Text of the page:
Faith Spilling Over… Into Everyday Life

(Almost) Everyone’s Favorite Turkish Soup


DSCN8427You know your kids grew up in the Middle East when their favorite food is stuffed grape leaves, and they like plain yogurt with raw garlic. One of the best things about living in Turkey is the food, and soup holds an important place in Turkish cuisine.

Most Turkish housewives serve small bowls of soup as a starter to the evening meal.  My family’s favorite is lentil soup.  Ezo Gelin is a humble Turkish soup made in both homes and restaurants. Friends who visit us from America always comment on how good it is. This makes a great starter or stands alone as simple main dish with salad and bread.

 Here’s a taste of Turkey that almost everyone likes:

 Lentil Soup (Ezo Gelin Çorbası)


1 ½ cups red lentils

1 chopped onion

3 TBSP olive oil

3 TBSP tomato paste

2 tsp. dried mint

1 tsp. paprika

¼ tsp. crushed red pepper (Add more if you like higher heat!)

3 quarts water

1 large. chicken bouillon cube

1/4 cup rice

2 TBSP fine bulgur (Not a big loss if you don’t have any.)

Salt to taste (I used ½ tsp.)

Lemon wedges to garnish


Saute chopped onion in the olive oil.   Add the seasonings and the tomato paste.  Fry the paste in the oil for a few minutes while stirring continually.

Add 3 quarts of water with the chicken bouillon cube. (Real chicken broth makes a more delicious soup if you have it.) Bring the water to a boil and add the lentils, rice and bulgur. Stir and turn the heat down to a simmer.  Cover the soup and let it simmer about 45 minutes, or until the lentils have blended with the liquid. Be careful to stir occasionally, especially at the end of the cooking because the lentils will scorch easily. If your soup turns out too thick, add a bit more water or broth.

Note: For a smooth consistency, blend half of the soup in the blender.  (I’m too lazy for that!) Most Turks use their trusty hand blenders for smooth soup.

For a true Turkish touch, melt 2-3 TBSP of butter with 2 tsp. mint and 1 tsp. paprika or crushed red pepper. Drizzle a teaspoon over the soup in each bowl after you ladle it out. If you’d rather do without the butter, just sprinkle a bit of mint and pepper on each serving. Serve with lemon wedges, so everyone can squeeze a few drops into their soup.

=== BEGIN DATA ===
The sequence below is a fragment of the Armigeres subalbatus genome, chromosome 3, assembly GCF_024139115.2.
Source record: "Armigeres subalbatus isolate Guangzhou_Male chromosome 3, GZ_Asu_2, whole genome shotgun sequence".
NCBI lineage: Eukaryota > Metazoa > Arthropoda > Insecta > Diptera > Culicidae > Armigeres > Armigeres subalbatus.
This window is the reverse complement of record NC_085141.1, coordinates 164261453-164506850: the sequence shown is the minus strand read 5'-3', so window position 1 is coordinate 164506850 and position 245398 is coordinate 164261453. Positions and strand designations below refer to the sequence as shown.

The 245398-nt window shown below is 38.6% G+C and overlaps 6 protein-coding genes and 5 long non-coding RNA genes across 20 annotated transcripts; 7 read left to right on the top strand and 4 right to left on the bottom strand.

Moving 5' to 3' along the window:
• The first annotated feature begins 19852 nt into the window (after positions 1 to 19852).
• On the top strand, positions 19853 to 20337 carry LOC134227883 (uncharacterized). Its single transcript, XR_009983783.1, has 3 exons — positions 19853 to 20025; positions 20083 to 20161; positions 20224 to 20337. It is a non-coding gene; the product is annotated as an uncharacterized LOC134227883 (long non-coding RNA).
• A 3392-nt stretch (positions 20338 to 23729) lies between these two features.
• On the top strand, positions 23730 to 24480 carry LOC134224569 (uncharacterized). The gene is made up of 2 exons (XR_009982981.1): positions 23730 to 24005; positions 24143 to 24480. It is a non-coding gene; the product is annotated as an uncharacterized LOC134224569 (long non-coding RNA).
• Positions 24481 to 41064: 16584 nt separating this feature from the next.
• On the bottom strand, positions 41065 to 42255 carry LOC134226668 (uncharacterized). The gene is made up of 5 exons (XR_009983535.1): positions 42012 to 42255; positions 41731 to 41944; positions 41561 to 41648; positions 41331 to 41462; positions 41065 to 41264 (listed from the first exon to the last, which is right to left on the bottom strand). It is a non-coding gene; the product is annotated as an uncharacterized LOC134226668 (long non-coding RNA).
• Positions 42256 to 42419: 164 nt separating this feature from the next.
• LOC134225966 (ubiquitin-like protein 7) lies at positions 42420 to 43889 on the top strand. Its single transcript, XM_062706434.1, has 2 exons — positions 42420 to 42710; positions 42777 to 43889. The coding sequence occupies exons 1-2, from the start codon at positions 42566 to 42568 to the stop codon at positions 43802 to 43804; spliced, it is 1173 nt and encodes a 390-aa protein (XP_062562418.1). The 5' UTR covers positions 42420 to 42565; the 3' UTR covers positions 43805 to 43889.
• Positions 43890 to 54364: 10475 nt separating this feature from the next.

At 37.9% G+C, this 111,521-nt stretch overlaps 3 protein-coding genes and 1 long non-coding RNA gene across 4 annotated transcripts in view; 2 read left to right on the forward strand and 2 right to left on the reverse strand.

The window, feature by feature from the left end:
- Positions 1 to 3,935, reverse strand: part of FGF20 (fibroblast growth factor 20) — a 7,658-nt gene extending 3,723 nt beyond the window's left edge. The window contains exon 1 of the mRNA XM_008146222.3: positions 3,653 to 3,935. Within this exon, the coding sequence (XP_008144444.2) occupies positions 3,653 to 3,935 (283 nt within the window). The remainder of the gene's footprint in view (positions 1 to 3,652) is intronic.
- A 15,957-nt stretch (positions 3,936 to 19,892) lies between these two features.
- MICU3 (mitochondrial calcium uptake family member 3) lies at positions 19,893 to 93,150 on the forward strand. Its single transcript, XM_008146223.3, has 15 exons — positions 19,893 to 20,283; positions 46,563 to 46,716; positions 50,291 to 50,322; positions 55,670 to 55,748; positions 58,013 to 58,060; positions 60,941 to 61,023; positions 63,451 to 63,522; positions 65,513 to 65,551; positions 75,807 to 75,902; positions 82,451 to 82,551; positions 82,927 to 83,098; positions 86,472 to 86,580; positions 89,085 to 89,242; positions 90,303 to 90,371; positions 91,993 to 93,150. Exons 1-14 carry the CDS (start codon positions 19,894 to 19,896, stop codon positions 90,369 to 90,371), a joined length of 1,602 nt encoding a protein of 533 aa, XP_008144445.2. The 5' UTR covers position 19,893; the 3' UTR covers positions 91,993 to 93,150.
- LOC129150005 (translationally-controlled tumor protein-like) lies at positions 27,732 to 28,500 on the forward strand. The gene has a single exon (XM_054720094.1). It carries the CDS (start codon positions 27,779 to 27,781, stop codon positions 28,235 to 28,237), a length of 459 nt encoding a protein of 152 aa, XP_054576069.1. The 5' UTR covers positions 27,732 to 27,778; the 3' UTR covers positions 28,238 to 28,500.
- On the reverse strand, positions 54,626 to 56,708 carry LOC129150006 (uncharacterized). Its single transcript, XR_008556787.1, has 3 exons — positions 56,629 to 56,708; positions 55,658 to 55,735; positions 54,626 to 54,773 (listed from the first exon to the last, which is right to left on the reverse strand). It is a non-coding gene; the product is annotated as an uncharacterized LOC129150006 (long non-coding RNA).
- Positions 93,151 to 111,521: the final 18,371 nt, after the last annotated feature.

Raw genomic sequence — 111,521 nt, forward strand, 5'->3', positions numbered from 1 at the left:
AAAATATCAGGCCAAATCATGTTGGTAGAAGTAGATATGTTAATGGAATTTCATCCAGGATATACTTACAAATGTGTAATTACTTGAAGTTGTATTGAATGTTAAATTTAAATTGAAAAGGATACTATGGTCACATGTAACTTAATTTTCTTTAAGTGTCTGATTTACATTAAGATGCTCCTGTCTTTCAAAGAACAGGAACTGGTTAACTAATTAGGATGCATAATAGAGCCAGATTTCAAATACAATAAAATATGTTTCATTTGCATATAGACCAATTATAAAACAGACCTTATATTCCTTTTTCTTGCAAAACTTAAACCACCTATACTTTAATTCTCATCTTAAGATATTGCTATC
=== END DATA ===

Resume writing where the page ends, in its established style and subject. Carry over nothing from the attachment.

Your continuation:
Have you ever tried Middle Eastern food? What’s your favorite Middle Eastern dish?


Author: betsydecruz

I want to enjoy the everyday life God is giving me as best I can, even when the road gets bumpy. I love having fun with my teenagers, learning almost anything, and drinking dark roast coffee with my friends.

7 thoughts on “(Almost) Everyone’s Favorite Turkish Soup

  1. This soup sounds delicious — and very unique!

  2. How many servings does this make? I have chicken broth in the fridge and have been trying to think of how to best use it.

  3. I make this so very often (from your former blog). Everyone who eats it asks for the recipe. I’ll just point them to this post!

  4. What is a “large” boullion cube? Or rather how many little cubes of boullion would equal one large boullion?

    • Birdie, a large boullion cube is one of those that are shaped like a rectangle. I believe 3 or 4 smaller cubes would be the equivalent. The larger cube is supposed to make a quart of broth. If you want to reduce salt, you might stick with 3.

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